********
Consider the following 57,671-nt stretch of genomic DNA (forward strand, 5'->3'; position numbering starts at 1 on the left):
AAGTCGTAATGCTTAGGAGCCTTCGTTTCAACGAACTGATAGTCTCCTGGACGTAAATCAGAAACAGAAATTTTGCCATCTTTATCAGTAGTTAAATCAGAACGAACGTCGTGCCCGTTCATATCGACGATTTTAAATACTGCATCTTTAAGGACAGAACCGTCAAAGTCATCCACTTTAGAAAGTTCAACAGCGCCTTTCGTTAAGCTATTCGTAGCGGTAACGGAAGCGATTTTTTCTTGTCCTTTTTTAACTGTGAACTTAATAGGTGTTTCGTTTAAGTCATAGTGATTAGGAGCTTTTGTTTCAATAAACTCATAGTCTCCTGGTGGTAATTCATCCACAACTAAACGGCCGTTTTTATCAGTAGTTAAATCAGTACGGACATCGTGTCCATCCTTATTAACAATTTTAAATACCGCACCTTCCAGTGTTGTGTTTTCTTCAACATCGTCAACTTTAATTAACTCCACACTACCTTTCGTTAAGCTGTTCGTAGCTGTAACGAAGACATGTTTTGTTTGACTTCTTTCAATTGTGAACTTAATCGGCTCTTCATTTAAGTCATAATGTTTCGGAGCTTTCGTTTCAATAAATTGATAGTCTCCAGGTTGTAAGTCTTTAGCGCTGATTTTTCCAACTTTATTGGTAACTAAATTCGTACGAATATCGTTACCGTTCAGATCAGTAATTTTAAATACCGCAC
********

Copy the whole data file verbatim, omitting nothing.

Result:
Consider the following 57,671-nt stretch of genomic DNA (forward strand, 5'->3'; position numbering starts at 1 on the left):
AAGTCGTAATGCTTAGGAGCCTTCGTTTCAACGAACTGATAGTCTCCTGGACGTAAATCAGAAACAGAAATTTTGCCATCTTTATCAGTAGTTAAATCAGAACGAACGTCGTGCCCGTTCATATCGACGATTTTAAATACTGCATCTTTAAGGACAGAACCGTCAAAGTCATCCACTTTAGAAAGTTCAACAGCGCCTTTCGTTAAGCTATTCGTAGCGGTAACGGAAGCGATTTTTTCTTGTCCTTTTTTAACTGTGAACTTAATAGGTGTTTCGTTTAAGTCATAGTGATTAGGAGCTTTTGTTTCAATAAACTCATAGTCTCCTGGTGGTAATTCATCCACAACTAAACGGCCGTTTTTATCAGTAGTTAAATCAGTACGGACATCGTGTCCATCCTTATTAACAATTTTAAATACCGCACCTTCCAGTGTTGTGTTTTCTTCAACATCGTCAACTTTAATTAACTCCACACTACCTTTCGTTAAGCTGTTCGTAGCTGTAACGAAGACATGTTTTGTTTGACTTCTTTCAATTGTGAACTTAATCGGCTCTTCATTTAAGTCATAATGTTTCGGAGCTTTCGTTTCAATAAATTGATAGTCTCCAGGTTGTAAGTCTTTAGCGCTGATTTTTCCAACTTTATTGGTAACTAAATTCGTACGAATATCGTTACCGTTCAGATCAGTAATTTTAAATACCGCAC